Stung by criticism that ISPs have been blocking legitimate websites as part of 'Cameron's pornwall', a working group is drawing up a whitelist of exceptions for use by the industry, it has emerged.
According to the BBC, a working group under the auspices of the Government-backed UK Council for Child Internet Safety (UKCCIS) has been creating and testing a whitelist of sites with the aim of eventually sharing it with participating ISPs.
Group chair David Miles said that he believed that the number of wrongly-filtered websites - for example sites dealing with sex education - had so far been "low"
Nevertheless, "if you are a charity and you deal with teenagers in distress that 1 or 10 matters to you," he was quoted as saying.
"What we are seeing in the UK is quite unusual, said Miles, contrasting the introduction of ISP controls to those implemented by mobile operators years ago.
"At the ISP level, on public Wi-Wi and via mobile operators, the UK will be subject to a substantial amount of network-level filtering all of a sudden. That new network-level filtering could increase the level of over-blocking."
The working group would also look at establishing a complaints procedure for websites that believed they had been incorrectly filtered. In future, Miles suggested that it might be also possible for sites to automatically flag their own content to filtering systems.
Some critics will welcome the scheme, but deeper reservations remain. Some might agree that hardcore porn and violence should be open to filtering but what are the limits and definitions? Libertarians see the whole system as a way of imposing a top-down system of censorship that uses moral pressure to get subscribers to accept controls.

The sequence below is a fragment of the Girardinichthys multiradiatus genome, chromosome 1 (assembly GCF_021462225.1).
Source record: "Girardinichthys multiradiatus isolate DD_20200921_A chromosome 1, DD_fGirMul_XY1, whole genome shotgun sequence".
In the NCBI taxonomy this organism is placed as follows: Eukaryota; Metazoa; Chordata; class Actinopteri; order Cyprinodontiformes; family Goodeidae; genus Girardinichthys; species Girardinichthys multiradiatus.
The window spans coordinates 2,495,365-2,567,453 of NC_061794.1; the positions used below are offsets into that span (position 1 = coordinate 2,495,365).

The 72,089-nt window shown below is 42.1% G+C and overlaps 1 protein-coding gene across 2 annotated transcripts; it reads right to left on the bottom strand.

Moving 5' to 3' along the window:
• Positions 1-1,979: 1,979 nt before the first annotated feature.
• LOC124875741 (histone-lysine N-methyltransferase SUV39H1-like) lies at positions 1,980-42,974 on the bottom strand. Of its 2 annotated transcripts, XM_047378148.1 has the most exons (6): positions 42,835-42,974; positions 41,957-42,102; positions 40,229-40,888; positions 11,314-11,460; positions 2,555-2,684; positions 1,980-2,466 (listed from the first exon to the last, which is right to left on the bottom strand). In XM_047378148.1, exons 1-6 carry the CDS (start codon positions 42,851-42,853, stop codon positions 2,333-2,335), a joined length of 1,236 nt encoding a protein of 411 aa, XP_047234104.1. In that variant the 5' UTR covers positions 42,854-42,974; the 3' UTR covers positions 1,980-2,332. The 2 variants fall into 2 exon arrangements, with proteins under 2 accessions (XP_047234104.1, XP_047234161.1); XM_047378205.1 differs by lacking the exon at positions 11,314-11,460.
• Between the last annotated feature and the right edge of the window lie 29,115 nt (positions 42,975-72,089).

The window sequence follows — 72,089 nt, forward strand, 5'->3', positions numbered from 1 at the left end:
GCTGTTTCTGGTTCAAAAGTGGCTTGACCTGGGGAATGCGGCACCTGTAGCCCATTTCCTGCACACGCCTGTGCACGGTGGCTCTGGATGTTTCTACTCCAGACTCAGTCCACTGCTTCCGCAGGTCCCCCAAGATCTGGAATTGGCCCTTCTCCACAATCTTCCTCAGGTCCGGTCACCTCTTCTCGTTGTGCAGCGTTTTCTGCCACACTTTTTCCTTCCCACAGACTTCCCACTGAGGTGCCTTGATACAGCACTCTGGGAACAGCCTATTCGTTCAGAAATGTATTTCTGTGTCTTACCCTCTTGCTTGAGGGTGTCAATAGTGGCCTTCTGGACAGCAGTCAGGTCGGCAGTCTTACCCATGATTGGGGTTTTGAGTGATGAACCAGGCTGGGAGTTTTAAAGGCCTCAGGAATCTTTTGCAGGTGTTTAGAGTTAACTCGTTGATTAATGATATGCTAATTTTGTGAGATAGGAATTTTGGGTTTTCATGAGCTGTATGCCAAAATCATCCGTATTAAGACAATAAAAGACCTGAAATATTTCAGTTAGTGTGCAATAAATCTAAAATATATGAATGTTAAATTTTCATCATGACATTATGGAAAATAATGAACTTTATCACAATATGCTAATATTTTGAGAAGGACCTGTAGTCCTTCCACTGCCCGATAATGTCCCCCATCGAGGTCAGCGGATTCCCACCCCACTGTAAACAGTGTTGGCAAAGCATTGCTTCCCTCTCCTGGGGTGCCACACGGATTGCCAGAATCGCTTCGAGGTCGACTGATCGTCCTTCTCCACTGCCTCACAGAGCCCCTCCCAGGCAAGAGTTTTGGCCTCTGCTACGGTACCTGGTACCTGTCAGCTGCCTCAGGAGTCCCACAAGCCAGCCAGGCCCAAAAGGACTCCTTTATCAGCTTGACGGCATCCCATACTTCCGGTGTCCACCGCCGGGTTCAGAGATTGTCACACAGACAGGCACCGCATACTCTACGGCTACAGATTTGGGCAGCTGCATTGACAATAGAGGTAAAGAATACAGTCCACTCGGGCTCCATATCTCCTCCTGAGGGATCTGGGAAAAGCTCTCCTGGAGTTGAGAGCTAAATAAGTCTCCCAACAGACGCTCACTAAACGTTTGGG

A few months into the roll out of filtering by some large ISP, problems have certainly emerged; the TorrentFreak news site being one of a number of reported victims of the false positive problem in early January.
Meanwhile it's not clear that the initiative will even meet its stated objective or blocking inappropriate websites with anonymous proxies being one possible workaround for determined web users. Even whitelisting has elicited scepticism.
"Whilst protecting children from the darker recesses of the internet by forcing ISPs to block sites might make great headlines for the Government, the [whitelisting] initiative will fail," commented Andrew Goode of brand protection firm, Project Sunblock, referring specifically to sites hawking pirated material.
"Unfortunately for the Government, using whitelists is never going to work as the ability for sites to be mirrored is just too easy for those people who are committed to making illegal and inappropriate content available online. For example, there are over 160 proxies from which you can access Pirate Bay, and new proxies are being set up all the time to circumnavigate exactly this initiative and stay one step ahead," he said.
He believed a better approach was to block the ad systems that supported them. Without a broader approach, ISPs would be left "chasing shadows."
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